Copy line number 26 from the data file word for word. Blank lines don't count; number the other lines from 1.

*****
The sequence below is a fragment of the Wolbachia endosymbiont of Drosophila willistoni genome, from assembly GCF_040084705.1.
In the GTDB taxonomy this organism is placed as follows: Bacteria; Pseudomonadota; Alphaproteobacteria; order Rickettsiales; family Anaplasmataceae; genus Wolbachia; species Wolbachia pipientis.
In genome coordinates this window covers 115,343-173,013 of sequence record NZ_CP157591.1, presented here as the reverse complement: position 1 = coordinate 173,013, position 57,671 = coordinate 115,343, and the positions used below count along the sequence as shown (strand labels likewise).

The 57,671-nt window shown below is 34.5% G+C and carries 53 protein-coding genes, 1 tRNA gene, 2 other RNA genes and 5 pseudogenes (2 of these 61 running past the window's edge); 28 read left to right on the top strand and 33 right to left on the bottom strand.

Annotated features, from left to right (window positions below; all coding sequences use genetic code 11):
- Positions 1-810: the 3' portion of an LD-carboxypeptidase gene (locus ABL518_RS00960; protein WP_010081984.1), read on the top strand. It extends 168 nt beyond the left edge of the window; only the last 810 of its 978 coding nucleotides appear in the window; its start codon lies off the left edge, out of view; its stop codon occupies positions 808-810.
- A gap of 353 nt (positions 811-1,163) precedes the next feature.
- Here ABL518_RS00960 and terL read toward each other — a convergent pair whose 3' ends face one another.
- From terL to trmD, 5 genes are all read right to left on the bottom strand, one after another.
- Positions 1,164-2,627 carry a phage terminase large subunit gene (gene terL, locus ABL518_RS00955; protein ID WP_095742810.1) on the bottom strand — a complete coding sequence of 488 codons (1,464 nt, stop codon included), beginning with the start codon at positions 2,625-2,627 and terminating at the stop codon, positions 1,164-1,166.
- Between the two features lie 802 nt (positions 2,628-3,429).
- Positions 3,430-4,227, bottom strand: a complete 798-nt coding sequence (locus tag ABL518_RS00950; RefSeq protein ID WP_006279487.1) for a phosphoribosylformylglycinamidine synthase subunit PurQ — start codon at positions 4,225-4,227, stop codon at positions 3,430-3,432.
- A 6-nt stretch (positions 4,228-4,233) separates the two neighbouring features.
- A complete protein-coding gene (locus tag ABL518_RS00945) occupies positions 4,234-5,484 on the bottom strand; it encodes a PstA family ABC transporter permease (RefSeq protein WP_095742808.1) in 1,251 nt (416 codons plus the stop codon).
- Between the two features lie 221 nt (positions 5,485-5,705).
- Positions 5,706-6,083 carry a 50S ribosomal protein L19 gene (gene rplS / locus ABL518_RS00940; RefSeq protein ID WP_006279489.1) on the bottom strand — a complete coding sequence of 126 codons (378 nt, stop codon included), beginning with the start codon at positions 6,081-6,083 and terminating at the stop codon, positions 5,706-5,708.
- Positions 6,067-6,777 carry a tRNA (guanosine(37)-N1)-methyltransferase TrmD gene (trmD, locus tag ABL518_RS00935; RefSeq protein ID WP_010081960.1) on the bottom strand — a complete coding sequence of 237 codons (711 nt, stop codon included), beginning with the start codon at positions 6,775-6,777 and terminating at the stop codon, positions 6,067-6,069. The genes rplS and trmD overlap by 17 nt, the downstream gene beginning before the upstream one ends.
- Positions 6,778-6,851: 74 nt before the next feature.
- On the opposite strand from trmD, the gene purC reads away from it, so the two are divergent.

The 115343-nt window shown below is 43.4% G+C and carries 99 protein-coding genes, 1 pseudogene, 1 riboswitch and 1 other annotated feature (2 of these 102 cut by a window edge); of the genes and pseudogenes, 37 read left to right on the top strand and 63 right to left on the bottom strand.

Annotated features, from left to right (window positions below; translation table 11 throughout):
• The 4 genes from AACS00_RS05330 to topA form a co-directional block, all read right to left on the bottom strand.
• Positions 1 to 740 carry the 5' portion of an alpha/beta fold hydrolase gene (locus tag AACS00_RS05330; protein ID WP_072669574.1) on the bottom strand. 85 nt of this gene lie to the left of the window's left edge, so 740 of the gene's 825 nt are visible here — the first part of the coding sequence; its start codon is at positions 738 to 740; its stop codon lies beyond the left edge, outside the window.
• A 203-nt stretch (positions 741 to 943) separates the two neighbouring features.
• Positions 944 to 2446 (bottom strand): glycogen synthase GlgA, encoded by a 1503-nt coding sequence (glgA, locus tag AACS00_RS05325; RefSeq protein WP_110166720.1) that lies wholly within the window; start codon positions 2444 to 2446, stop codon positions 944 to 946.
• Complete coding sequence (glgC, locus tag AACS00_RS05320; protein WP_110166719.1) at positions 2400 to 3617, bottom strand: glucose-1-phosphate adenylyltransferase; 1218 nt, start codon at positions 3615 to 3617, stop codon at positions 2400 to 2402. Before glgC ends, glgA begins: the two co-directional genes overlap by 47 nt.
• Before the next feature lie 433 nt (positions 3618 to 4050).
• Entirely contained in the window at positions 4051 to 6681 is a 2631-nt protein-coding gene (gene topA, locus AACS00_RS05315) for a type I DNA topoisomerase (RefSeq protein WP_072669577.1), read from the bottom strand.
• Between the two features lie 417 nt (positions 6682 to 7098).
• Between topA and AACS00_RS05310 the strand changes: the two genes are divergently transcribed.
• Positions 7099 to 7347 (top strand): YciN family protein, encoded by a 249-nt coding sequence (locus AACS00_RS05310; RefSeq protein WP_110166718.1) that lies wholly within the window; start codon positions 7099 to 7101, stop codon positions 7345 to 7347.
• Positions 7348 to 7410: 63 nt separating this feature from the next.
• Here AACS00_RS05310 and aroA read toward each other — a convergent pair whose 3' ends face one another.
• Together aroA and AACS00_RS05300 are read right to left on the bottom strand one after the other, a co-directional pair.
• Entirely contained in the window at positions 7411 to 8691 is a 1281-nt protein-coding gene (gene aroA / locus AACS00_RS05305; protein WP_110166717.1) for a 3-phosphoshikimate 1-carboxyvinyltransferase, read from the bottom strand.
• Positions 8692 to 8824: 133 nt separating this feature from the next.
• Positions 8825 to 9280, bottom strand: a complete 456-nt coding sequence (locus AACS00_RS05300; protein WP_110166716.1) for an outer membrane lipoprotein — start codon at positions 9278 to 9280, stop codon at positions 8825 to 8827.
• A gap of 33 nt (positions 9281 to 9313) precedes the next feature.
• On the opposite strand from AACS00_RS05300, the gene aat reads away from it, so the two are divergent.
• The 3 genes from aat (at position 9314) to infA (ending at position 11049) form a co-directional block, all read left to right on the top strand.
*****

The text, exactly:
• Complete coding sequence (glgC, locus tag AACS00_RS05320; protein WP_110166719.1) at positions 2400 to 3617, bottom strand: glucose-1-phosphate adenylyltransferase; 1218 nt, start codon at positions 3615 to 3617, stop codon at positions 2400 to 2402. Before glgC ends, glgA begins: the two co-directional genes overlap by 47 nt.